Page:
>While cleaning house today, I came across some notes I furiously scribbled down a few weeks ago regarding the IAAF’s Golden League and World Athletics Tour.
This year, the Golden League was disjointed and hard to follow while the World Tour as a whole was an abject failure. Maybe the TV ratings were decent and so forth, but as far as a coherent structure for track and field it simply did not work.
What led me to this conclusion? I was at my in-laws’ house, and NASCAR’s Chase for the Cup series was on the TV. A few weeks before that, the PGA’s FedEx Cup playoffs were on. Both have been highly successful efforts by their respective professional organizations.
By comparison, track’s flagship series this year was disjointed. Two meets in early June, another two a whole month later, then another six weeks before the final two meets. The World Athletics Final was a real downer as the biggest stars, such as Bolt, skipped it. In terms of giving structure to the season, there was none.
By contrast, NASCAR and the PGA have taken the playoff mentality of team sports and successfully applied it to individual sports. Before trying to figure out how the IAAF could do the same, we need to carefully look at what it is that’s being done.
NASCAR and the PGA have figured out what game shows have known for decades. Your standard 30-minute game show boils down to three stages: first round, second round, and lightning round. Jeodpardy! is the classic example, but pretty much everything on GSN follows this format. Points are accumulated all the rounds, but the second round counts much more than the first and the lightning round most of all. Why? So that everyone is still in the competition until the very end, because even big leads are not insurmountable. If the leader can’t lose, why keep watching?
Likewise, the FedEx Cup Playoffs and the Chase to the Nextel Cup reduce or eliminate any points lead built up during the regular season. The same happens in any team sports playoffs; the teams with the best regular-season records have to start all over again and win the playoffs to get a championship. The Patriots had no built-in advantage over the Giants in last year’s Superbowl, even though they clearly had earned one, and the “best” team of 2007 didn’t win the championship because they weren’t the best on that one day. I’m not complaining; I hated the Patriots, and in fact the possibility of them losing made it that much more interesting to watch. If late-season competition is to be compelling, championship contention must be heavily (or completely) weighted towards that period.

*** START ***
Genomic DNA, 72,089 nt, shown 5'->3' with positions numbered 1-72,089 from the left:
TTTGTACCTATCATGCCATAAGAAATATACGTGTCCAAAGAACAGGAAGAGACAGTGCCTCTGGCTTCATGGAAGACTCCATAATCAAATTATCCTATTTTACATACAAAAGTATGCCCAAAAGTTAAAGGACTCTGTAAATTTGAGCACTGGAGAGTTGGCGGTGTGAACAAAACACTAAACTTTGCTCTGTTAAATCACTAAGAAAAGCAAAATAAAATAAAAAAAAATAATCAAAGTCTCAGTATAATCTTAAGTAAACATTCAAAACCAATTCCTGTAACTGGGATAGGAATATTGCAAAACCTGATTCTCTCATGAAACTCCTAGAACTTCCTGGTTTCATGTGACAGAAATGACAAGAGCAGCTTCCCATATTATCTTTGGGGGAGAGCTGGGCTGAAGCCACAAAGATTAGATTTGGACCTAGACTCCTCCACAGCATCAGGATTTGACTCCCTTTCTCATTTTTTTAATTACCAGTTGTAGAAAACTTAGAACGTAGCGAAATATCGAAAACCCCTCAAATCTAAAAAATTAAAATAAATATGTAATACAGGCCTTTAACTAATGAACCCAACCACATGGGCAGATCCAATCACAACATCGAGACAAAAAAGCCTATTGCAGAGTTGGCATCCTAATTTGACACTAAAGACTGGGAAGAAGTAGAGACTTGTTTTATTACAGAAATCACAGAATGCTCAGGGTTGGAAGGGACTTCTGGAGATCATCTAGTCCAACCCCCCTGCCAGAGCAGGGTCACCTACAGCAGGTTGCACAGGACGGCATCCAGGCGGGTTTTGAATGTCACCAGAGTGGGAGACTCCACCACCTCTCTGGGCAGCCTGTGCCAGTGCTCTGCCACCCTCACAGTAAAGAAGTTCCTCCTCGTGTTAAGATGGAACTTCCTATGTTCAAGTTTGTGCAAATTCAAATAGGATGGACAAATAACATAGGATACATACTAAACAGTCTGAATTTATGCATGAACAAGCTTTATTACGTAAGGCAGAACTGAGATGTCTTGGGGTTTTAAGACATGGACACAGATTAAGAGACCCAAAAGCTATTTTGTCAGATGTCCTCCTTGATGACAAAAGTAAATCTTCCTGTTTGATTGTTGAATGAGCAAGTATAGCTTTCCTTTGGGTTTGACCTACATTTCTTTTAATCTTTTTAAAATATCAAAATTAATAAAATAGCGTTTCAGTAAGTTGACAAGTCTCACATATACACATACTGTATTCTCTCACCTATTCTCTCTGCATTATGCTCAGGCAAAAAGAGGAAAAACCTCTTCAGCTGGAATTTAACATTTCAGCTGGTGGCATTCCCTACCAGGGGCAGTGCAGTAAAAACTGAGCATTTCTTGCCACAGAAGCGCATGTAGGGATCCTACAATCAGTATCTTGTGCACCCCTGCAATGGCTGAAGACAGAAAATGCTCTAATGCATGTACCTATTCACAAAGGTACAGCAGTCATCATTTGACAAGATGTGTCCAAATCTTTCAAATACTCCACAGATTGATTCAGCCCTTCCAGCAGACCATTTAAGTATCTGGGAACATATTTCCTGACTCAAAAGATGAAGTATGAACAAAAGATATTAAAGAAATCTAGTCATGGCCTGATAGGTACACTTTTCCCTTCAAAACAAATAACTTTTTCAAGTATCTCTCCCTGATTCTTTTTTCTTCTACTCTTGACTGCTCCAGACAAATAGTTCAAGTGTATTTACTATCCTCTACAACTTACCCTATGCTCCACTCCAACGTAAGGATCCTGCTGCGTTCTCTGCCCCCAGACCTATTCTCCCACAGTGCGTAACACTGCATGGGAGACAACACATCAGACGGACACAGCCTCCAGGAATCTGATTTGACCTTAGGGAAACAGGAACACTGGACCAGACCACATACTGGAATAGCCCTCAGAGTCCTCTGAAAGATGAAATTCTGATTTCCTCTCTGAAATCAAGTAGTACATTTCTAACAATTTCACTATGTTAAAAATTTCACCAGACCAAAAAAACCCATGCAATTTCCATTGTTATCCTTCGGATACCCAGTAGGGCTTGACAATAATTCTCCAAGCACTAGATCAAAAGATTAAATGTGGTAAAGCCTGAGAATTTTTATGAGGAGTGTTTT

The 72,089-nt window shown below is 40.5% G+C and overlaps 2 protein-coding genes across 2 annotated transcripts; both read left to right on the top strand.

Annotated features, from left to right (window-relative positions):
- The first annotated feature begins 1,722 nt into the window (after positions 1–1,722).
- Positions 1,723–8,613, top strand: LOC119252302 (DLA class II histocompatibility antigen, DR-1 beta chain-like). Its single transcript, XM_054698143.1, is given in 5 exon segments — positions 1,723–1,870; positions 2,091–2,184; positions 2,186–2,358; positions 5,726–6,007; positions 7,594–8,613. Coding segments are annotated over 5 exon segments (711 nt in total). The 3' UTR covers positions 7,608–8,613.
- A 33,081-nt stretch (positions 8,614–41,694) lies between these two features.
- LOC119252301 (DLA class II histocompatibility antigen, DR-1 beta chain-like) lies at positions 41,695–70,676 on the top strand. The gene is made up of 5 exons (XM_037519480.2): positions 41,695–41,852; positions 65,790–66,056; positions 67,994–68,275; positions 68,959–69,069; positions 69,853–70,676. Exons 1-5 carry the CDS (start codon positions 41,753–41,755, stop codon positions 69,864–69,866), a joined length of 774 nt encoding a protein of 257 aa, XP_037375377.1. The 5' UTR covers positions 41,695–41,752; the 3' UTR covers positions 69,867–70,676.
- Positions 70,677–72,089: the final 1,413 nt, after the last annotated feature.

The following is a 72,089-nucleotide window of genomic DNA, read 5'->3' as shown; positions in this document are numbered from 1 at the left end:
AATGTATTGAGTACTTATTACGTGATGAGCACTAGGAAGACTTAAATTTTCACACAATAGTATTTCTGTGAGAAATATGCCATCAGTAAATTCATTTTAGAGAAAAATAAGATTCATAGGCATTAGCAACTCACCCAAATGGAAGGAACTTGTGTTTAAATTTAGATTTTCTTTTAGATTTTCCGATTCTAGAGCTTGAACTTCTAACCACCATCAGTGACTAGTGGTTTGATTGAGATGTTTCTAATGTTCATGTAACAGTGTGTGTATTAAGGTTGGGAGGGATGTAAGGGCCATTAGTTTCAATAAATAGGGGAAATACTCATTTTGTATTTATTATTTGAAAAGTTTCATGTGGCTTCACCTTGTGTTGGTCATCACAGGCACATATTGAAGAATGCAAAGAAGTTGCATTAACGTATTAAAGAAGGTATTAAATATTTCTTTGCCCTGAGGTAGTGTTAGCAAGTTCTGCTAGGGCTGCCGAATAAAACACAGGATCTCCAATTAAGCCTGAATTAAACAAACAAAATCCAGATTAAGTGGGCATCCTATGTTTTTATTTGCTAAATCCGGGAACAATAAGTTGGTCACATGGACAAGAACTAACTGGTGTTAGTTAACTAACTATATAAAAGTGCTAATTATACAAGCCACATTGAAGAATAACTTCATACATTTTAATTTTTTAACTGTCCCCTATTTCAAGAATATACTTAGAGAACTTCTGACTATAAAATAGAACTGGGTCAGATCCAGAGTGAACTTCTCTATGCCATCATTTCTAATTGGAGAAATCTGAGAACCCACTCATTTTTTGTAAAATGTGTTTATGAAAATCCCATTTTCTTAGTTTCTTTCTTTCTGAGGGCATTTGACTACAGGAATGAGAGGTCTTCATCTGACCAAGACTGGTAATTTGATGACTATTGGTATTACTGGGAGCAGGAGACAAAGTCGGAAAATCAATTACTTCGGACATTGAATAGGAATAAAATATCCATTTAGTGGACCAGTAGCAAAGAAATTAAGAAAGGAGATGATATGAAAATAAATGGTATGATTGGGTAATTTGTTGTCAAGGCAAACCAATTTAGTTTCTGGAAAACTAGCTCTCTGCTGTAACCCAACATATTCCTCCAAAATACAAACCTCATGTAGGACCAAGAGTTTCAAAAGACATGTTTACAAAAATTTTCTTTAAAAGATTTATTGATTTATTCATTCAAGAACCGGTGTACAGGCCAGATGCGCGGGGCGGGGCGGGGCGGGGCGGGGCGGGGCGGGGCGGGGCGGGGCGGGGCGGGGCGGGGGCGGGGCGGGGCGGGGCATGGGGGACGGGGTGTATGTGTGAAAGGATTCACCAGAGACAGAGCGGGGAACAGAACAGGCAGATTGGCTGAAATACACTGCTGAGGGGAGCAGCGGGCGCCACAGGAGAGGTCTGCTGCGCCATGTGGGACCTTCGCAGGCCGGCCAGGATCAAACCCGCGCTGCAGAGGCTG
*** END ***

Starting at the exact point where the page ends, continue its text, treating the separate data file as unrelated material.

If the IAAF wants a compelling end to the season, then, there must be some type of short-term chase to a championship. Of course, we had a great one this year called the Olympics. But to extend interest beyond those two weeks and into the professional circuit, we need something different than what we’ve got.
We also need to recall how things used to be. The forerunner of the World Athletics Final was the Grand Prix Final, and the IAAF got its best athletes to show up by giving out a big jackpot to a champion of champions, the single male and female athletes who had the greatest seasons (as determined by a points total). Once that went out the window, it got a lot harder to get universal participation. And in an Olympic year the need to be at peak form for the Games trumps all else.
So here’s my idea in a nutshell. Meets before the Olympics or Worlds score points just like they do now, but the series expands to add some other events like the World Indoor, US Championships, the European Team Championships, and so on. Also, maybe bonus points for good marks. The Worlds/Olympics also add in very big points. Immediately after the WC/OG, the top five or six in each event qualify to a short series of meets held over about two weeks, capped by the World Athletics Final. Call it The Home Stretch or some such catchy thing. And not only have event championships, but an overall title as well. (Note: if bonus points for good marks are awarded, it is possible that the overall title could come down to two athletes in the same event. Head-to-head competition is the essence of sports!)
The other thing that must be kept in mind is that different years are, well, different. The schedule should be adjusted to account for the supreme importance of the Olympics, and the rapid downward spiral of public attention afterwards. World Championships years should likewise be treated differently than either Olympic or World Cup years.
This proposal would ash-can the Golden League as we know it. I wouldn’t miss it. By the end of the year, the remaining contenders are attempting to not lose, which in sports is generally considered not interesting.